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Scientists identify rare, paradoxical response to ART

Antiretroviral therapy (ART) is usually very effective at suppressing HIV in the body, allowing a person's immune system to recover by preventing the virus from destroying CD4+ T cells. Scientists have now identified a rare, paradoxical response to ART known as extreme immune decline (EXID). Five individuals evaluated at the National Institute of Allergy and Infectious Diseases (NIAID), part of the US National Institutes of Health, experienced a significant decline in CD4+ T cell levels despite suppression of HIV below detectable levels for more than three years, according to a study. The research team was led by Dr Irini Sereti, chief of the HIV pathogenesis section in NIAID's Laboratory of Immunoregulation, and Dr Andrea Lisco.

The NIAID researchers found that the immune systems of people with EXID fared even worse than those of another subset of individuals defined as immunological-non-responders, or INRs, who respond inadequately to ART. INR participants consistently taking ART for four years had CD4+ T cell counts that increased on average by 193 cells per microliter (?L) of blood. Participants who responded normally to ART increased their CD4+ T cell count by more than twice that amount. In contrast, the five participants with EXID experienced an average decline of 157 CD4+ T cells/?L while consistently maintaining viral suppression on ART.

According to the NIAID team, there seems to be no single cause of EXID among the five individuals studied. Their analyses revealed that genes influencing immune cell activity and autoimmunity – the immune system attacking a body's own healthy tissue – may play a role. Specifically, two of the individuals with EXID produced antibodies that attacked their own T cells, while two others had overactive cellular immune responses that lead to increased inflammation.

All five participants with EXID had HIV strains other than clade B HIV (the most common strain circulating in North America and Europe), indicating that certain combinations of an individual's genes and the HIV strain may be associated with EXID.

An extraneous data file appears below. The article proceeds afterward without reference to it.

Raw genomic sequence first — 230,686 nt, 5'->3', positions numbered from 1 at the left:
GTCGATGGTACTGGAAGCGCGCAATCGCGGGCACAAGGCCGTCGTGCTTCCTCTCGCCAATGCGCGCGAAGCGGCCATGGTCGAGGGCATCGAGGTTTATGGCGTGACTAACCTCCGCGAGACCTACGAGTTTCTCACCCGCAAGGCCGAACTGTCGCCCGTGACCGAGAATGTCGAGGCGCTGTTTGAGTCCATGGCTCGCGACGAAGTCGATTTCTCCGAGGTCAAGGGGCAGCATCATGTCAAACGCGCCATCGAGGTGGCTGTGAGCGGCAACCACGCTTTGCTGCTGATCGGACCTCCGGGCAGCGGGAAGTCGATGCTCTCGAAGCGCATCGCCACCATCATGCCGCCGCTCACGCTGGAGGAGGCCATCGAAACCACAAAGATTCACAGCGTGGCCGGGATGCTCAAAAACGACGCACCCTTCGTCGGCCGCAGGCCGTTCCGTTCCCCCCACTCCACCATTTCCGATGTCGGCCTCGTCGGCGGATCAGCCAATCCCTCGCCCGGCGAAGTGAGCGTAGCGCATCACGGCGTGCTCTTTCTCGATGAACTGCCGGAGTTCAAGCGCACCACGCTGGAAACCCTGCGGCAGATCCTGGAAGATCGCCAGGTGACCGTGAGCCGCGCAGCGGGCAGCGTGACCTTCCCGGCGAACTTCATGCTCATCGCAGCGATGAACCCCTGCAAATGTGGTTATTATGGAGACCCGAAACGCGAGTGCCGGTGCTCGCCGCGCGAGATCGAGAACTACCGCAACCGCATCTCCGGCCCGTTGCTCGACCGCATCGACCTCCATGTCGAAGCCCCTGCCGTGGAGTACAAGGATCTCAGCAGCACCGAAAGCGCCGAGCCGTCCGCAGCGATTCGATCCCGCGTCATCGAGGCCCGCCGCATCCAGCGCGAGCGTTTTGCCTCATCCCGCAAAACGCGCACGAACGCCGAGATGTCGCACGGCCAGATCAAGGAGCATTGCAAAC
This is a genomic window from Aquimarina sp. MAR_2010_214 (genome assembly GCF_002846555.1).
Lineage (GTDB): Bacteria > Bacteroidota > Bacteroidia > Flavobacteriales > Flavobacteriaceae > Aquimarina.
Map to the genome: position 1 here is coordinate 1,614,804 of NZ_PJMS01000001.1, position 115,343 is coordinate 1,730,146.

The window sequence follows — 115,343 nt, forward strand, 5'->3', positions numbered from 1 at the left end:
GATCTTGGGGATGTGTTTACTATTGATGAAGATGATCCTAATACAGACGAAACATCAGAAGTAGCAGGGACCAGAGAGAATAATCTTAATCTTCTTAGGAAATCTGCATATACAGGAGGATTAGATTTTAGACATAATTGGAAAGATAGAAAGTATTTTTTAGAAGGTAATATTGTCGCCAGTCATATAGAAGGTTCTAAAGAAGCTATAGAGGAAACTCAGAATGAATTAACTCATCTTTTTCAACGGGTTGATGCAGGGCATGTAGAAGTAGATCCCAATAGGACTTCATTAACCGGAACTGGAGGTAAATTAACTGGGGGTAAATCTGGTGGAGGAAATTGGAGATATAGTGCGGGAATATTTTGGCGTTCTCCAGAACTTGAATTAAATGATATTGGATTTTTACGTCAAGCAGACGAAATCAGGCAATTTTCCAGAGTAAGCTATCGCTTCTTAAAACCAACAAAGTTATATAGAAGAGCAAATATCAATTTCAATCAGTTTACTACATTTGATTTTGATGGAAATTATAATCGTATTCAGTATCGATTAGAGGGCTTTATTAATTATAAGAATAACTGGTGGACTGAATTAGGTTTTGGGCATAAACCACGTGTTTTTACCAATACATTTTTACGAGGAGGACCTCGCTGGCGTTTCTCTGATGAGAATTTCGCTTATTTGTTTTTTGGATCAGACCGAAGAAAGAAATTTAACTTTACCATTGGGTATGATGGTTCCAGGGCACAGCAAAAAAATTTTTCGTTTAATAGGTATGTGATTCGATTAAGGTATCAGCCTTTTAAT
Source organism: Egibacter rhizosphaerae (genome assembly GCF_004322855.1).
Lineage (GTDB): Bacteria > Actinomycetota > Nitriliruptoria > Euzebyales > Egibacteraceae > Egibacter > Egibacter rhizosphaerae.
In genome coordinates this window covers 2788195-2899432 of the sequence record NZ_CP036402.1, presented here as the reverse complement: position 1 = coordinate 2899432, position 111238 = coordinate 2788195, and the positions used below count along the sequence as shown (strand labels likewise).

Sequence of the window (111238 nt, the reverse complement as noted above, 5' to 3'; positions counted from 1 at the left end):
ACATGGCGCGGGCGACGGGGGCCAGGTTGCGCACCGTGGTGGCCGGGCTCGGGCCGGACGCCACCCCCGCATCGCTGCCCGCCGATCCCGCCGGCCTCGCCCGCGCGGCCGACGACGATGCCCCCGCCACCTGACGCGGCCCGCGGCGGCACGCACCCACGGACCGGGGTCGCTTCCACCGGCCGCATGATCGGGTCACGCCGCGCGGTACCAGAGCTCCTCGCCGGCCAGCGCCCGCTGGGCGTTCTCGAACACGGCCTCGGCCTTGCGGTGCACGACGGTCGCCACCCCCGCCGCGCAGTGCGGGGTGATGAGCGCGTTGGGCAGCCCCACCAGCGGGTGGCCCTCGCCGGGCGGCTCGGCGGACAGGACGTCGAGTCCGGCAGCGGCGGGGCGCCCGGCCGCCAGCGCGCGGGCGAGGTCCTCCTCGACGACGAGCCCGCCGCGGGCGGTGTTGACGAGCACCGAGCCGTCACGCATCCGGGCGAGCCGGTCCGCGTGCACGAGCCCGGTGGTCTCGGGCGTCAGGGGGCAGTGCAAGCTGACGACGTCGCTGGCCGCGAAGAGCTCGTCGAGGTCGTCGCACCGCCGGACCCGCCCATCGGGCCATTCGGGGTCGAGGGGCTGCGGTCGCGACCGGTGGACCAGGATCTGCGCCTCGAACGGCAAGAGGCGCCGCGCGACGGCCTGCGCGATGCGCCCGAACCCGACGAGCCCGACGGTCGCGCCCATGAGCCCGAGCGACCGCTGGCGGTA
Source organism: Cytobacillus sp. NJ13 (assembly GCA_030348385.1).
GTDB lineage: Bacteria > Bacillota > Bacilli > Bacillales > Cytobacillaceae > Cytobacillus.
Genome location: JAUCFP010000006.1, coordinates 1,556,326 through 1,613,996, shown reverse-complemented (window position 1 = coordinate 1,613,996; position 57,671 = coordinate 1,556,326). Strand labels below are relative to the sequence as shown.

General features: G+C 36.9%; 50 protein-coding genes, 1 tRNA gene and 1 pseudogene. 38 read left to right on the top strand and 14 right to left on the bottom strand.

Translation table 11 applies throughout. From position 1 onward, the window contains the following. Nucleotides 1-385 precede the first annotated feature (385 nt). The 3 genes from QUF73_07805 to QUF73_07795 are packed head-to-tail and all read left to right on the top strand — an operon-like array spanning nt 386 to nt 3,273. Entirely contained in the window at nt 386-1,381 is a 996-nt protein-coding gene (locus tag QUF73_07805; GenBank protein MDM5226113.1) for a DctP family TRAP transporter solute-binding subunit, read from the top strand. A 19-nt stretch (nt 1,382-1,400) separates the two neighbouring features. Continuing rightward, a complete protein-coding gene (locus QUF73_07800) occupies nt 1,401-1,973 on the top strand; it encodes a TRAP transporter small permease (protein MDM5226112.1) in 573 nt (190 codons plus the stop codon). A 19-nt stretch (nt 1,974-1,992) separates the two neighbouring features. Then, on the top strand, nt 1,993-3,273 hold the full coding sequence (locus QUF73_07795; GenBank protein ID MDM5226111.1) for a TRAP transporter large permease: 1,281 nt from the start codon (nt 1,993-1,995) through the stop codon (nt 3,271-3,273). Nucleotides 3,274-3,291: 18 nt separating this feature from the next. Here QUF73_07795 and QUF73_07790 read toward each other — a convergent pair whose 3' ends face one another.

While EXID is likely an extremely rare response to ART, the researchers indicate that studying this phenomenon may further illuminate CD4+ T cell reconstitution and inflammation in HIV disease and suggest possible treatment strategies for INRs and individuals with EXID.

Background: The goal of antiretroviral therapy (ART) is to suppress HIV-1 replication and reconstitute CD4+ T cells. Here, we report on HIV-infected individuals who had a paradoxical decline in CD4+ T cells despite ART-mediated suppression of plasma HIV-1 load (pVL). We defined such an immunological outcome as extreme immune decline (EXID).
Methods: EXID’s clinical and immunological characteristics were compared to immunological responders (IRs), immunological nonresponders (INRs), healthy controls (HCs), and idiopathic CD4+ lymphopenia (ICL) patients. T cell immunophenotyping and assembly/activation of inflammasomes were evaluated by flow cytometry. PBMC transcriptome analysis and genetic screening for pathogenic variants were performed. Levels of cytokines/chemokines were measured by electrochemiluminescence. Luciferase immunoprecipitation system and NK-mediated antibody-dependent cellular cytotoxicity (ADCC) assays were used to identify anti-lymphocyte autoantibodies.
Results: EXIDs were infected with non-B HIV-1 subtypes and after 192 weeks of consistent ART-mediated pVL suppression had a median CD4+ decrease of 157 cells/μl, compared with CD4+ increases of 193 cells/μl and 427 cells/μl in INR and IR, respectively. EXID had reduced naive CD4+ T cells, but similar proportions of cycling CD4+ T cells and HLA-DR+CD38+CD8+ T cells compared with IR and INR. Levels of inflammatory cytokines were also similar in EXID and INR, but the IL-7 axis was profoundly perturbed compared with HC, IR, INR, and ICL. Genes involved in T cell and monocyte/macrophage function, autophagy, and cell migration were differentially expressed in EXID. Two of the 5 EXIDs had autoantibodies causing ADCC, while 2 different EXIDs had an increased inflammasome/caspase-1 activation despite consistently ART-suppressed pVL.
Conclusions: EXID is a distinct immunological outcome compared with previously described INR. Anti–CD4+ T cell autoantibodies and aberrant inflammasome/caspase-1 activation despite suppressed HIV-1 viremia are among the mechanisms responsible for EXID.

Andrea Lisco, Chun-Shu Wong, Silvia Lucena Lage, Itzchak Levy, Jason Brophy, Jeffrey Lennox, Maura Manion, Megan V Anderson, Yolanda Mejia, Christopher Grivas, Harry Mystakelis, Peter D Burbelo, Ainhoa Perez-Diez, Adam Rupert, Craig A Martens, Sarah L Anzick, Caryn Morse, Shanna Chan, Claire Deleage, Irini Sereti

[link url=""]National Institute of Allergy and Infectious Diseases (NIAID) material[/link]
[link url=""]JCI Insight abstract[/link]

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